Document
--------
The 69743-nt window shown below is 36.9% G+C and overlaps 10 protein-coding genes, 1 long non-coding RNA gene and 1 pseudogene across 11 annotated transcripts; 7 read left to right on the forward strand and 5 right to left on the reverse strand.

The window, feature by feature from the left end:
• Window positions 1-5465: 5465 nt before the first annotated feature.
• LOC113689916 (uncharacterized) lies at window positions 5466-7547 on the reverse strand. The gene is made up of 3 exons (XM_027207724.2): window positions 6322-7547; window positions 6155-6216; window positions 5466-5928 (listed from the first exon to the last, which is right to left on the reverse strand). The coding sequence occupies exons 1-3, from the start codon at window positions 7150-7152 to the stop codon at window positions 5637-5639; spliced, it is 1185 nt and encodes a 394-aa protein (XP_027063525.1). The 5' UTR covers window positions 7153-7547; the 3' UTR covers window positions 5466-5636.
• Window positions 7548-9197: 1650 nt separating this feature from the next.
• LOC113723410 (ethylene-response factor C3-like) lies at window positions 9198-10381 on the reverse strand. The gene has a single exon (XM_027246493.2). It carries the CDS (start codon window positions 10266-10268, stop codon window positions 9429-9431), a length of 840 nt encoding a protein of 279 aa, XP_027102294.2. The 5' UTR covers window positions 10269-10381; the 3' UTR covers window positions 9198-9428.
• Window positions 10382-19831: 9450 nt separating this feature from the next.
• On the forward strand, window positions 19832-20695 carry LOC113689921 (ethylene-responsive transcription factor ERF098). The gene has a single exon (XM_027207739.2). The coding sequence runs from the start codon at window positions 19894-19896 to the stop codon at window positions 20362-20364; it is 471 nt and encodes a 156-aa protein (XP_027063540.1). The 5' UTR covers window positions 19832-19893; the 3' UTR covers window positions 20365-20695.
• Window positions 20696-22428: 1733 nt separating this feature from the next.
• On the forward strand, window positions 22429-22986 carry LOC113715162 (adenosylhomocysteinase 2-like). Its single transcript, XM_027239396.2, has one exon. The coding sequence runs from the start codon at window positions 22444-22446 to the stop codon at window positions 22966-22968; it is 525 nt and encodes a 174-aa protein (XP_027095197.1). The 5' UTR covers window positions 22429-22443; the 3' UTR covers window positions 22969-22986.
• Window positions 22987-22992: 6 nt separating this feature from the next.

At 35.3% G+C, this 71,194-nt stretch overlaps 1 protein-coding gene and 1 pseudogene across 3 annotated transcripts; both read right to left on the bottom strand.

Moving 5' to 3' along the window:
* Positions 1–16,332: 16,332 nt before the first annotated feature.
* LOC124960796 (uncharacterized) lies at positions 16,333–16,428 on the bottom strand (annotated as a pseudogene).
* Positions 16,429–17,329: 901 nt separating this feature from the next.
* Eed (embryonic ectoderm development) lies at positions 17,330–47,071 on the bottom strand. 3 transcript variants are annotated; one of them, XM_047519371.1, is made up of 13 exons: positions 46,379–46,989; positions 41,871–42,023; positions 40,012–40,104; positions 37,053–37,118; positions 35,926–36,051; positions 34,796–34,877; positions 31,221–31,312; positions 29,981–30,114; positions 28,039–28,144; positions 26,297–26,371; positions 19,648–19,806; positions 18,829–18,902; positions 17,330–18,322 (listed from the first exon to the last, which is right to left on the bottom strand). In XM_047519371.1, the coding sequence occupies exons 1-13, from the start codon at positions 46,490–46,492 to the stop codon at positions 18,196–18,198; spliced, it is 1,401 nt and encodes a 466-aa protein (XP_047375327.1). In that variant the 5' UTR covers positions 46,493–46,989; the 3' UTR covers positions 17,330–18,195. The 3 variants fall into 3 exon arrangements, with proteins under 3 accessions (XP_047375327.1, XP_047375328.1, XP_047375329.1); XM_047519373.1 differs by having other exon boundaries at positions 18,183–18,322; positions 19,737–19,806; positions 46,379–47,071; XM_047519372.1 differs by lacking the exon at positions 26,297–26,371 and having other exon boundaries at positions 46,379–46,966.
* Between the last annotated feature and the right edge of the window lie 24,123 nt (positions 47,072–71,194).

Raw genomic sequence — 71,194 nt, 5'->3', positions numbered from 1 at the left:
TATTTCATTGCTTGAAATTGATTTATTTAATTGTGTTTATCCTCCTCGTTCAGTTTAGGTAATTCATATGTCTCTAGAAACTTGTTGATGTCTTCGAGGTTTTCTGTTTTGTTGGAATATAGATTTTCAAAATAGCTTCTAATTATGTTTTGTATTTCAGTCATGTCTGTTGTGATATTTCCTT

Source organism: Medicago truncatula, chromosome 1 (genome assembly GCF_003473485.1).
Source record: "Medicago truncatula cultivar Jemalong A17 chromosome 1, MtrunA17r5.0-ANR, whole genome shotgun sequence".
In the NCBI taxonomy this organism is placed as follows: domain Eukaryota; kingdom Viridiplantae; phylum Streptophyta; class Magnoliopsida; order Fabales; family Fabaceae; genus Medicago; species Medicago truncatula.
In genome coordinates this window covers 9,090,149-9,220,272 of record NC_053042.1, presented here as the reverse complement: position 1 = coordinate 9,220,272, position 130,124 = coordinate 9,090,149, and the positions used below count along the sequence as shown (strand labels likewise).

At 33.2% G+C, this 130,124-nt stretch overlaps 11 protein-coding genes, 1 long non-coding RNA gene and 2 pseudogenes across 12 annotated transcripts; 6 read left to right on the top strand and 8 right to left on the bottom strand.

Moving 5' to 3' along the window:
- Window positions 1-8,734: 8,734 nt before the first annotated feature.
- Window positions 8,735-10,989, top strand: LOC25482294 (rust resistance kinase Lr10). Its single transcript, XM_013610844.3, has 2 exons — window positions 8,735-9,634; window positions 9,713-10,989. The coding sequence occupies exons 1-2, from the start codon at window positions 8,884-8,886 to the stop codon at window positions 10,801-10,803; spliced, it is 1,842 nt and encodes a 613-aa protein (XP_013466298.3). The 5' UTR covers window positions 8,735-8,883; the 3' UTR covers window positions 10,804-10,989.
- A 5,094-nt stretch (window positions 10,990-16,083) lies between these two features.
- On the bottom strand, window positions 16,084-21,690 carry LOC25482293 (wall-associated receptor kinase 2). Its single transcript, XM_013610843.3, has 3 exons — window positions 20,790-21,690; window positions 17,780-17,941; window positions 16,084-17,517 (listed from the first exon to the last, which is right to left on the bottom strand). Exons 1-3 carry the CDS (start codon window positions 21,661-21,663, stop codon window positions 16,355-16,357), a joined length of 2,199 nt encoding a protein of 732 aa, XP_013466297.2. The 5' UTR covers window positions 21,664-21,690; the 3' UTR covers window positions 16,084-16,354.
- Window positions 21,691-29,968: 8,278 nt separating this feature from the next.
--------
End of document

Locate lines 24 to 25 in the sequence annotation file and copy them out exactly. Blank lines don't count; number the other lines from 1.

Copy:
In genome coordinates this window covers 9,090,149-9,220,272 of record NC_053042.1, presented here as the reverse complement: position 1 = coordinate 9,220,272, position 130,124 = coordinate 9,090,149, and the positions used below count along the sequence as shown (strand labels likewise).

At 33.2% G+C, this 130,124-nt stretch overlaps 11 protein-coding genes, 1 long non-coding RNA gene and 2 pseudogenes across 12 annotated transcripts; 6 read left to right on the top strand and 8 right to left on the bottom strand.